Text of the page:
As most SepiaMutiny readers know by now, I work for MTV Iggy. And I don’t mean to keep pimping that stuff over here, but whenever something that might interest you comes up, it seems a shame to not share it. A new special feature just went up on the rock music scene in India, with interviews, live performance footage, music videos, slideshows, and more. Arjun S. Ravi, the editor of a Mumbai-based site that tracks the Indian rock scene, contributed fascinating article on the highs and lows of being a rock music fan in India:
The easiest way to sneak alcohol into Rang Bhavan was to hide it under a girl’s jacket. The notoriously long queues of people waiting impatiently to enter Mumbai’s legendary open air theatre were predominantly male, which meant that the security guards at the gate would only frisk guys. A girl, depending on her stature and the size of the jacket, could slip in anywhere between four to eight cans of Kingfisher beer. Inebriation was as crucial to the Rang Bhavan experience as the Metallica-inspired, ’90s metal cover bands.
In India, rock is a much maligned genre, mostly because it is totally misunderstood. India’s Bollywood-loving masses generally accept and believe the particularly damaging stereotype that rock music is overrun by dudes with knee-length hair screaming into microphones and groaning like cats being tortured by pitchforks. And until the late ’90s, Indian rockers did very little to change that impression.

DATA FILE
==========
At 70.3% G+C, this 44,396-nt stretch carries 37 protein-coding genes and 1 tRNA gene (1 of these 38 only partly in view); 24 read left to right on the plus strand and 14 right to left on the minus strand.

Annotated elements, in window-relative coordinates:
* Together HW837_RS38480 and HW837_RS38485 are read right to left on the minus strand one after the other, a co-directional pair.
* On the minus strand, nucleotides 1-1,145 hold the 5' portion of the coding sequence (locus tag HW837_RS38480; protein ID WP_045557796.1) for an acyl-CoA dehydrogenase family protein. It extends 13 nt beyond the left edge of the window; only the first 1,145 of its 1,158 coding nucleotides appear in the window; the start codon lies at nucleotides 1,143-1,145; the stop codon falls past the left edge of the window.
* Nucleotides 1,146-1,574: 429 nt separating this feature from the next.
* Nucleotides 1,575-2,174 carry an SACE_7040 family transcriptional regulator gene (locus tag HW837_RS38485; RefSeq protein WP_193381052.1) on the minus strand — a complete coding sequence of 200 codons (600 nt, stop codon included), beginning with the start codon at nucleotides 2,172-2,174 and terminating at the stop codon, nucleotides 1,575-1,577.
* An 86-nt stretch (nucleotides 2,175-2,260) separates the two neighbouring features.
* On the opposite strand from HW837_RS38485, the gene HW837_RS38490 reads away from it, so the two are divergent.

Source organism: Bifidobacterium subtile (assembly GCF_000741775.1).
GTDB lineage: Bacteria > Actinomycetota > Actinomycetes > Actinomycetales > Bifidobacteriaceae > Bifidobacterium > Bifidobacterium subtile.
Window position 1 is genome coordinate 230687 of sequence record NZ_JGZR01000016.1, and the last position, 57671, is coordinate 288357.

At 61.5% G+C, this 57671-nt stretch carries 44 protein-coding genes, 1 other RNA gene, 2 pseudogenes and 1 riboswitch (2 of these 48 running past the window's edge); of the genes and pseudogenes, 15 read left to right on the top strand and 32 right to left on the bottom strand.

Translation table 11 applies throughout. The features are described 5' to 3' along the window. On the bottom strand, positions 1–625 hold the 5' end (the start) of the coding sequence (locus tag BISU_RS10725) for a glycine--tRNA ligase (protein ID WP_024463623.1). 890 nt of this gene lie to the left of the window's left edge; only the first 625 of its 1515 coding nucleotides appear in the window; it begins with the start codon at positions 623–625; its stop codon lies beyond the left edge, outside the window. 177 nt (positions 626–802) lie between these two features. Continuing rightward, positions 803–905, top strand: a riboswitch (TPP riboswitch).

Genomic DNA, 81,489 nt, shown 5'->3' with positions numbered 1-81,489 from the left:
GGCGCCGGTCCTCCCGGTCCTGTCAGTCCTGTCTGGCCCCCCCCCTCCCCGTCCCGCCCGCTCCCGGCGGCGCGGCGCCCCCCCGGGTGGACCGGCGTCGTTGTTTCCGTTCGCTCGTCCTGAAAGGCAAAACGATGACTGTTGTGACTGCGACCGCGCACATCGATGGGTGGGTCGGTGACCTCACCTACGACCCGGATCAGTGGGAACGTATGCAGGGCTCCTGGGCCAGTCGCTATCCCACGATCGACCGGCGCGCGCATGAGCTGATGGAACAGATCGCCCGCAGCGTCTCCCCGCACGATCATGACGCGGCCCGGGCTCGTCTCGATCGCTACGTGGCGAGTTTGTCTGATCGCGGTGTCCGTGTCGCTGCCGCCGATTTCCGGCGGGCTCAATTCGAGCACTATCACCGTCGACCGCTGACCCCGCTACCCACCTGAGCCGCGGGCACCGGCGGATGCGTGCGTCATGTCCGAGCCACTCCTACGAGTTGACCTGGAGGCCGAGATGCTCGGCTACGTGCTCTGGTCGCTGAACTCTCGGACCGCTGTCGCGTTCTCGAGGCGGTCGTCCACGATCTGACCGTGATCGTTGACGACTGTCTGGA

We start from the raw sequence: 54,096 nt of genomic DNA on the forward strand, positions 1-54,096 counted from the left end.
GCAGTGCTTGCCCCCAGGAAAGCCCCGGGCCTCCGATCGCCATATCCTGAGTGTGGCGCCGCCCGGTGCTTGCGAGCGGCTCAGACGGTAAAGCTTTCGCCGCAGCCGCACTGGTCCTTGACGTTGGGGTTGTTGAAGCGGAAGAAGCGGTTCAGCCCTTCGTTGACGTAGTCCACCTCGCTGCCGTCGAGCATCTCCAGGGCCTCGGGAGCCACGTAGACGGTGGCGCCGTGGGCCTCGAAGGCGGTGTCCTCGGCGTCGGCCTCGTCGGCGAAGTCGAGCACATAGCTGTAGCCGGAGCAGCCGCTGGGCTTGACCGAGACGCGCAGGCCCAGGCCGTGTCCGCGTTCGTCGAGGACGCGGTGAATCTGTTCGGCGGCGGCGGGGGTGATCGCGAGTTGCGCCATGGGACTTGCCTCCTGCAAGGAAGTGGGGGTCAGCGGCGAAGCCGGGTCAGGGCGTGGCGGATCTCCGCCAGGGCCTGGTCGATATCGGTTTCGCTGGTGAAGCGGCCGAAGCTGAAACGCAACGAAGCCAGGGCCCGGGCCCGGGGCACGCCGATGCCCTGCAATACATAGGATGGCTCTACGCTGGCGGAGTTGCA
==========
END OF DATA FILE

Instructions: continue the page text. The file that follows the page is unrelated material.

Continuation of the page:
He goes on to trace the changes (fan attitudes, new kinds of venues, advent of the internet, bands stopped noodling around) that contribute to the fact that Indian rock bands were recently invited to the Glastonbury Festival in the UK, and SXSW in Austin, TX. It’s long(ish) but you can read it in full here. The full special feature is here.
An video introduction to some of the bands (Jalebee Cartel, Shor Bazaar, Them Clones, etc.) is after the jump.
So bands aren’t just playing cover songs anymore, they’re writing their own music and singing in whatever language they please. Do they still sound derivative? Why does India like metal so much? Will this affect the rich musical tradition in India or does it mean there’s more space for all kinds of music? Not exactly epistemological questions, but they are still unanswered and I’m opening the floor to your thoughts.
And please think your comment over before you criticize. The sepia intern will be moderating this closely and a thoughtful discussion will be appreciated.